2) “Serena Williams’ unprecedented rampage... wild... savage...”

Why it fails
Excessive hyperbole. Serena Williams is not the first sports person to throw all her toys out the pram because a ref decision went against her. Footballers do it on a near weekly basis. John McEnroe had a whole marketing persona based on him spitting his dummy out and breaking tennis rackets.

Basically - it is no more unacceptable for a marginalised person to lose their temper/say something stupid/whatever than it is for a non-marginalised person. If the white guy doing it would only earn a tut and a headshake from you, then the black woman doing it shouldn’t earn your outraged and furious condemnation.

3) “I never ever comment on sports usually - but...”

Why it fails
Well, why are you mentioning it now? Hundreds of sports personalities have arguments with refs, umpires et al. Millions of gossip columnists say shit that is awful - and that you routinely ignore.

I’m not saying don’t criticise. I’m asking you to examine WHY you’re criticising. IF behaviour is worthy of criticism and IF you would NORMALLY comment then go right ahead. But if you completely ignore it when a white person does it, then commenting on it when a black person does it looks bad. If you wouldn't think to mention it when a straight person does it, but simply have to talk about it when a gay person does it looks wrong. To repeat again - I had a colleague who loved to tell me all the details of any and all incidents of crime committed by immigrants he could find. He never said anything inaccurate - but he never spoke about crime UNLESS it was committed by an immigrant. I think it’s pretty clear why.

4) “Kanye West, a black entertainer...” “Serena Williams, a black sportswoman...” “Gay gossip columnist, Perez Hilton...”

Why it fails
If you were talking about Eminem saying something foolish - you wouldn’t identify him as the “white straight entertainer.” There’d be no need - his race and sexuality would be deemed to be a) obvious and b) irrelevant. It is equally true when the fool in question belongs to a marginalised group. Why are you emphasising or reminding people of their race/sexuality etc? Why are you acting like it’s relevant?

5) “Kanye West shows what is wrong with the black...” “Perez Hilton again shows the sexism/racism of the GBLT community”

Why it fails
When black people get together, put a crown on Mr. West’s head and announce him their supreme leader, I’m sure they’ll send us a memo. Until then his actions and speech reflect himself and ONLY himself. When the Gay Mafia appoints Perez Hilton as Commander in Chief of our marriage and morality destroying armies then we will let you know. Until then he is not a spokesperson, avatar or poster child for the GBLT movement or any part of it.

If you have a legitimate, sensible criticism about a community or movement, then go for it - respectfully. But don’t pluck out the bad actions of one person and decide that this is somehow indicative of absolutely everyone within the group.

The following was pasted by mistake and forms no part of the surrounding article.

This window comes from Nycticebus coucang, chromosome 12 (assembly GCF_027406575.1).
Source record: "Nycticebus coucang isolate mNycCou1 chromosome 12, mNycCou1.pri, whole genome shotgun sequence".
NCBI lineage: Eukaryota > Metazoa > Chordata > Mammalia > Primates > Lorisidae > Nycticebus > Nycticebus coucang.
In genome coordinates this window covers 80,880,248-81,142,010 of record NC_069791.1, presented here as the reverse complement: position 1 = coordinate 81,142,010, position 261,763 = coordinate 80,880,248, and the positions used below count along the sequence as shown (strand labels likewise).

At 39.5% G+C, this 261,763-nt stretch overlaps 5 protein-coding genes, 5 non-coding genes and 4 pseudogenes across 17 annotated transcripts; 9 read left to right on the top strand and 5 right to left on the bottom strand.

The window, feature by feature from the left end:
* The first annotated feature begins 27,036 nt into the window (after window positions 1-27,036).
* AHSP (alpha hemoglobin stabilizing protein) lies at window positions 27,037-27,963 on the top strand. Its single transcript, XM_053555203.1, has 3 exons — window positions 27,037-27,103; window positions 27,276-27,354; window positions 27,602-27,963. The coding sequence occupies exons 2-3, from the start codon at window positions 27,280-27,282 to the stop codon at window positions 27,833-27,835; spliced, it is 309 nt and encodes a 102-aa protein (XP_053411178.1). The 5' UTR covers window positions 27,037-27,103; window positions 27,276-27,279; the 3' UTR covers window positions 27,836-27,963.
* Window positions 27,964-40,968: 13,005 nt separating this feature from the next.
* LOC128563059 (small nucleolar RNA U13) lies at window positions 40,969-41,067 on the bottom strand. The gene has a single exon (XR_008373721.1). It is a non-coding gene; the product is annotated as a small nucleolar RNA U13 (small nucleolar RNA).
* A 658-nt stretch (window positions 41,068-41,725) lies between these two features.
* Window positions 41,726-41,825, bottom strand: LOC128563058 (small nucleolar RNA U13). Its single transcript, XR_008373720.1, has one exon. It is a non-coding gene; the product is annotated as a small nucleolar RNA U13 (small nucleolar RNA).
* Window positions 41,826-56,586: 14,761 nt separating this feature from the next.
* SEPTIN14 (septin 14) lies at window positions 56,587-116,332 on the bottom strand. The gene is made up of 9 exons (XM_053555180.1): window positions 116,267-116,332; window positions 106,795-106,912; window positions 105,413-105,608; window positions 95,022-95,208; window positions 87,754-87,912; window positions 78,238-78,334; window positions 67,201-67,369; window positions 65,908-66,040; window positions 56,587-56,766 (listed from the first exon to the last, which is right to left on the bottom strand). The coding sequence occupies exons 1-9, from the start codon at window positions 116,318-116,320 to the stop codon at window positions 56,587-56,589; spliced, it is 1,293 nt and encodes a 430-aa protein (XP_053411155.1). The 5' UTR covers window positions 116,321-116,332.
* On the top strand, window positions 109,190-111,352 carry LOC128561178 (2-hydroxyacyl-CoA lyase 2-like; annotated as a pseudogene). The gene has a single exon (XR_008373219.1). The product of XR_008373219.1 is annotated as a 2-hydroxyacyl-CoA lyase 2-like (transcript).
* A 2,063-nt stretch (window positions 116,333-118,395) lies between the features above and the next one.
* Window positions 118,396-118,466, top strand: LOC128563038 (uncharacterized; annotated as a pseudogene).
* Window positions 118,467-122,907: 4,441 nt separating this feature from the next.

6) “Perez Hilton is a disgrace to GBLT people.”

Why this fails
Fail 1 If you are NOT part of the marginalised group in question (in this case, if you are not GBLT) then it’s presumptuous in the extreme to dictate who is and isn’t a fit representative of that group. Sure, he’s a fool beyond all measure all too often - but it’s not your place to say it or to choose which GBLT people are appropriate “spokespeople” or not (aside: In my view no-one is or everyone is). We don’t need or want you policing us or playing “good minority/bad minority”

Fail 2 If you ARE part of the marginalised group then STOP PLAYING THIS GAME. You are feeding the fools at no. 5. The correct answer isn’t to say “Perez Hilton is a disgrace to all GBLT people” but to say “the man’s an arsehole - his sexuality is irrelevent.” He doesn’t disgrace me. He doesn’t shame me. I have no duty to apologise for him nor do I have any sense of collective responsibility or blame for what he’s done. He is not my friend or family. I have no power over his actions and no influence over them.

It is deeply homophobic to judge me or other GBLT people on the basis of what he has done/said. We do not have a duty to denounce him, we do not have a duty to apologise for him. We need to fight against the idea that all homosexuals should be collectively punished for the act of one - not feed into it.

There is nothing wrong with criticism. And when people have decided to show their arses and arseholery there’s absolutely nothing wrong with calling them out or expressing your anger, disappointment or disapproval. But the how you express it - and the WHY. Well that needs examining. Because no amount of arsholery justifies bigotry

Sunday, 6 September 2009

The delicate art of criticism as an outsider

The delicate art of criticism.